car to your subject, or if minimum weight and bulk matter,
consider WP raingear of coated nylon. These compact suits
will fit in a stray corner of your photo pack and are
easy on the wallet. Look for good ventilation features
to manage the inevitable condensation.
- If you often hike or bike to your subject,
and you desire versatility from the gear in your photopack,
consider one of the excellent rain suits made of a WP/B
fabric. I find lightweight WP/B raingear with pit-zips
most versatile. Don't buy an expedition grade WP/B outfit
unless you have an expedition planned.
Tips for Staying Dry. Despite all my high-tech raingear,
I've never stayed 'bone dry' when photographing in the rain.
The challenge is to minimize how wet I become. Here's what
- Deploy raingear the moment it starts
raining. It is tempting to say, "I'm almost there,
I'll hold-off." Resist the temptation. Keep your
clothing dry. Wet clothing increases your risk of hypothermia.
- Wear quick-drying clothing under my
raingear. Clothing under the best raingear will become
damp from sweat or leakage. Shirts and pants made of Supplex,
a brushed nylon that resembles cotton, are comfortable
and dry amazingly fast, even in the dampest conditions.
- Anticipate changes in activity level.
If I am stationary, and temperatures are moderate to cool,
interior moisture from sweat doesn't pose a problem. But
my body heats up when I start hiking that ridge in search
of a better vantage point. Even with WP/B raingear, my
sweat quickly begins to condense inside the rainshell
and soak my inner layers. Here's what to do:
- Remove insulation layers worn under
the shell before you begin to hike so you don't overheat.
Insulation stays dry and you stay comfortable.
- Ventilate before you overheat. Open
the shell's front zipper, pit-zips, or vented pockets
to let heat escape before it builds up.
- Get out of the rain. A tarp provides
quick and convenient shelter if you are photographing
in one location for an extended time. I prefer a lightweight
urethane-coated rip-stop nylon tarp with a catenary cut
that facilitates a taught pitch. Ponchos made of coated
nylon often feature loops so they can be pitched as a
Parting Words. Photography in the rain can yield exciting
dynamic pictures. But concentration on your photography is
possible only if you are comfortable. Inadequate raingear
can force you to quit shooting before you had planned, failed
raingear will increase your risk of hypothermia. Choose raingear
with comfort, safety, and intended applications in mind. Don't
skimp. When it is 45 degrees, and you hardly notice the pouring
rain, you'll know you made an excellent choice.
Glossary of Fabrics
today's high-tech raingear requires negotiating a world
over saturated with techno-jargon. Here's a brief primer
on raingear techno-speak:
- 2-ply construction. The waterproof/breathable
(WP/B) coating is affixed to the back of the outer fabric
(outer fabric + coating = 2-layers). Because the WP/B
coating is exposed, a loose protective liner is added
to protect the WP/B layer. This liner can impede breathability.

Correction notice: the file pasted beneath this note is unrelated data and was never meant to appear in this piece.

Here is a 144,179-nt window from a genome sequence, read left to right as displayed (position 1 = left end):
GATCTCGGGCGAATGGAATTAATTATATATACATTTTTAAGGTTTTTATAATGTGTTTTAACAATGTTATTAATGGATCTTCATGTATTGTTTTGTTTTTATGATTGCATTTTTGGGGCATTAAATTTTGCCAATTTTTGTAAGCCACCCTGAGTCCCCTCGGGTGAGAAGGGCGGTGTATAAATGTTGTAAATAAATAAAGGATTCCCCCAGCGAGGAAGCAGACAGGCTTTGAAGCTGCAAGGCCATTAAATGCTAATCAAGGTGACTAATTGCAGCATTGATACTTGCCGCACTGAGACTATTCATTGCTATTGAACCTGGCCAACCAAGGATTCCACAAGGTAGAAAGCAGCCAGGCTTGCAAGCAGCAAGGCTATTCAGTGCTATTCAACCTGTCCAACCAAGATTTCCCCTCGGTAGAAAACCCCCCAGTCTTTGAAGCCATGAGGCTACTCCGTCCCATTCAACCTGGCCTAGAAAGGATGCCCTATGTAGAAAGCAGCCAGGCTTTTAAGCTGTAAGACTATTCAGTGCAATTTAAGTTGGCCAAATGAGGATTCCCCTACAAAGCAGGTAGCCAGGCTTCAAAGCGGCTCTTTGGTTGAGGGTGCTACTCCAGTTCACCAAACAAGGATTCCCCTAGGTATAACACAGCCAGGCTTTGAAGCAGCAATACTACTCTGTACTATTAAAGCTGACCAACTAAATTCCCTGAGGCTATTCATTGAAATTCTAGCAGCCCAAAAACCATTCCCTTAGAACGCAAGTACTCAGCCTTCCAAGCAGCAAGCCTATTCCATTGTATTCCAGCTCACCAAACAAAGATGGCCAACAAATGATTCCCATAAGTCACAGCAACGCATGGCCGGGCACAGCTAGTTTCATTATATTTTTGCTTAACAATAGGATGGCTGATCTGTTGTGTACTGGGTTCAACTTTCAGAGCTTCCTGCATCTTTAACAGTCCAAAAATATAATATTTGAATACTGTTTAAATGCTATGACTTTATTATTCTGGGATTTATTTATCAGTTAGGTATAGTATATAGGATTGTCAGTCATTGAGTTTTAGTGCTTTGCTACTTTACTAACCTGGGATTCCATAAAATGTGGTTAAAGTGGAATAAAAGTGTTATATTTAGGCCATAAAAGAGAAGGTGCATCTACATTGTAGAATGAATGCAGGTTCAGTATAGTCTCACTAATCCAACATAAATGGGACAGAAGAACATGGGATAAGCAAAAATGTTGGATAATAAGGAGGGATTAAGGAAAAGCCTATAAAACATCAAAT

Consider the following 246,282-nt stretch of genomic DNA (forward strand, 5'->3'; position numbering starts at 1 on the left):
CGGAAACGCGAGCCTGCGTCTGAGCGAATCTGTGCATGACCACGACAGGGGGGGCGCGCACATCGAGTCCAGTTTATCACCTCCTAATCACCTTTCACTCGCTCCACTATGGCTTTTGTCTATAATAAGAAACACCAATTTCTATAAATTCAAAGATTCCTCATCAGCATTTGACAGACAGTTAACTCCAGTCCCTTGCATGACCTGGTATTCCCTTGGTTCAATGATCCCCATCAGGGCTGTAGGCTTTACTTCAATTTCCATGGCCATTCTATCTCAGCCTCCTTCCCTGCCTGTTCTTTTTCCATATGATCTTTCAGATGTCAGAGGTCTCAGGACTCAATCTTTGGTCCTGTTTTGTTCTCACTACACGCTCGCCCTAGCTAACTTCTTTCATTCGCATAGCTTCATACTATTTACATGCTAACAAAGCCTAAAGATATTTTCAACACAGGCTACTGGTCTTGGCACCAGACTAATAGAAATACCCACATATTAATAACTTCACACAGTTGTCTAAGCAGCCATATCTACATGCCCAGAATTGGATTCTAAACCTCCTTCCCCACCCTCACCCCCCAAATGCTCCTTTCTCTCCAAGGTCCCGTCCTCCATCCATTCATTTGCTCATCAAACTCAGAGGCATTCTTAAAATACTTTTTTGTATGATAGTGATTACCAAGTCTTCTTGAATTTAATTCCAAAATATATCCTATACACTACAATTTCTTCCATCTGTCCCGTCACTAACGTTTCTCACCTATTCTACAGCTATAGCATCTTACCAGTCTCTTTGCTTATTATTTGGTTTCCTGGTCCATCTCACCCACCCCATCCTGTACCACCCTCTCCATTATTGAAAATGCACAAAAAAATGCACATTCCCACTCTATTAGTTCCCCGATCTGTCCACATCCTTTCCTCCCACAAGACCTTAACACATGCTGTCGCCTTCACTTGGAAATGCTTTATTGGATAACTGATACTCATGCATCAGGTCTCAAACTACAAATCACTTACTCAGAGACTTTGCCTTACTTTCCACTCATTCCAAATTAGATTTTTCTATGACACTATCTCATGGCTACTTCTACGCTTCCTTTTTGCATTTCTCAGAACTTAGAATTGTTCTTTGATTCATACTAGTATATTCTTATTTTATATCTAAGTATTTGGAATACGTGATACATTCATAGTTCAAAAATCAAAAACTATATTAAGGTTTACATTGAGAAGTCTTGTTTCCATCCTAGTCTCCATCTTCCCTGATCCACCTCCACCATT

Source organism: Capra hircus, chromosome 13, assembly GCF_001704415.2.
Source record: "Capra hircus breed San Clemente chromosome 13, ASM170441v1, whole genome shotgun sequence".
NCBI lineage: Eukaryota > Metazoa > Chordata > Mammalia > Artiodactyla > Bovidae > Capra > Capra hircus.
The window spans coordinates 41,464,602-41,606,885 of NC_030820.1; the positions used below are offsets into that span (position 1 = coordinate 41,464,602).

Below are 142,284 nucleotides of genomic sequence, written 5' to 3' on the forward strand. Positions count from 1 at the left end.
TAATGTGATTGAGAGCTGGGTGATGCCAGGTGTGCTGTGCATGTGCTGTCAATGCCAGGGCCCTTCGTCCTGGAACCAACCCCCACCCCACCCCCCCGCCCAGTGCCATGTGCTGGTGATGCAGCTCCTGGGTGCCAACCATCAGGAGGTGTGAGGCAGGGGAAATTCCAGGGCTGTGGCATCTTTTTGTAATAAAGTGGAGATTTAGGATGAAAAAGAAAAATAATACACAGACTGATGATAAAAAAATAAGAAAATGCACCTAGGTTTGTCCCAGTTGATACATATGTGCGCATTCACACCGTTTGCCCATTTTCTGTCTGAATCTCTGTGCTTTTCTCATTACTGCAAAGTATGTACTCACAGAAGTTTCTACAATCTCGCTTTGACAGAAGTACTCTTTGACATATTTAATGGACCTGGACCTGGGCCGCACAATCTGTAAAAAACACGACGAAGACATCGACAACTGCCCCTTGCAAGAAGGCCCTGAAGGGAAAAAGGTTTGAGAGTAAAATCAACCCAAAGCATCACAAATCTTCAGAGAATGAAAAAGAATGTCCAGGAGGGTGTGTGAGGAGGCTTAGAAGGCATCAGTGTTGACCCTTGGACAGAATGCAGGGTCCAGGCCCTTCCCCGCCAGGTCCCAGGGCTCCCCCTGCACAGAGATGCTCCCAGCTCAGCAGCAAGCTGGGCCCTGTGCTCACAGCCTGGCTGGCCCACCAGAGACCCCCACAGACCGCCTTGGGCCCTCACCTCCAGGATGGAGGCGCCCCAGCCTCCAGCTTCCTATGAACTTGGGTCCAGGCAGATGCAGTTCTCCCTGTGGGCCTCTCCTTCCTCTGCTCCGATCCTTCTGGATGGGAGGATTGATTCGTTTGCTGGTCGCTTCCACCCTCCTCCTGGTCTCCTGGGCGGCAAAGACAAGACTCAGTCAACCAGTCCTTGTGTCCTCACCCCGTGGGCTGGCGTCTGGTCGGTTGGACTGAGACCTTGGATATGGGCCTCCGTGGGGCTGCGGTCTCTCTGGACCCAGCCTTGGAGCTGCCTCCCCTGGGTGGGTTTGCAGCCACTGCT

- 3-ply construction. The WP/B membrane
is sandwiched between the outer fabric and a protective
liner (outer fabric + coating + inner protective layer
= 3 layers). 3-ply fabric appears to be a single piece
of fabric. Because there's no separate lining, 3-ply fabrics
breathe better and are more durable than 2-ply fabrics.
- CampTech. Campmor's proprietary WP/B
fabric. Similar to TH4.
- Dry-Plus Saddle-Cloth. Cabela's proprietary
- Durable Water Repellant (DWR). A treatment
applied to all WP/B raingear, and some WP raingear, that
causes water to bead on the fabric surface and roll off.
Nickwax's TX-Direct Wash-In is specially made for use
with WP/B fabrics.
- Engineered for Extreme Wet Weather(TM).
A rating applied to Gore-Tex outerwear that meets W.L.
Gore's most stringent design standards. More stringent
than Gore's Guaranteed to Keep you Dry criteria, these
standards specify features, such double flaps over zipper
closures, that ensure the wearer will stay dry during
prolonged exposure to the nastiest tantrum Mother Nature
- Entrant. A WP/B coating made by Toray
- Gore-Tex. The best known brand of WP/B
fabrics. Made by W.L. Gore.
- Guaranteed to KeepYou Dry(TM) . Applied
to Gore-Tex outerwear that meets W.L. Gore's design standards
for raingear that will keep you dry under most conditions.
- Microfibers. This relatively new material,
made of densely woven high filament threads, is highly
windproof, is very water resistant and breathes. Versatech
is one brand of microfiber.
- Microshed (ceramic enhanced). Solstice's
proprietary WP/B fabric. The ceramic adds durability.
- Oil Skins. Historically, referred to
fabric saturated with oil to make it waterproof. As used
today, oil skins denote commercial-grade raingear made
of PVC laminated to a cotton backer fabric.
- Polyurethane coated fabric. A coating
of Polyurethane (sometimes shortened to urethane) is applied
to the inside face of the fabric (e.g., nylon, Supplex,
or polyester). Polyurethane applied in a heavy coat creates
a waterproof nonbreathable fabric. Coated raingear is
waterproof, durable, light in weight, and compact. Polyurethane
is also used to create microporous WP/B coatings like
TH4 and Entrant.
- Poncho. A large rectangle, made of
plastic or coated nylon (better), with a hood in the center
for your head and snaps down the side. If you carry a
photo pack, consider a backpacking poncho as its longer
back will go over a pack.
- PVC (vinyl). Your standard 'el cheapo'
raingear is made from PVC or vinyl. Completely waterproof,
not very durable. Does not breathe.
- PVC laminated to a fabric backing of
polyester, nylon, or cotton. Laminated PVC is waterproof
and fairly durable. Most commercial grade raingear is
made from a durable PVC coating laminated to a heavy backer
fabric. Does not breathe.
- TH4. Red Ledge's proprietary WP/B fabric.
- Triple-Point Ceramic. Lowe alpine's
proprietary WP/B fabric. Similar to Solstice's Microshed.
- Ultrex. A WP/B coating made by Burlington
- Waterproof/Breathable (WP/B). Describes
fabrics affixed with a microporous membrane that is waterproof
yet let allows perspiration vapors to pass through.
Note: Many WP/B coatings are licensed
to various manufacturers who then market the coating under
a proprietary name.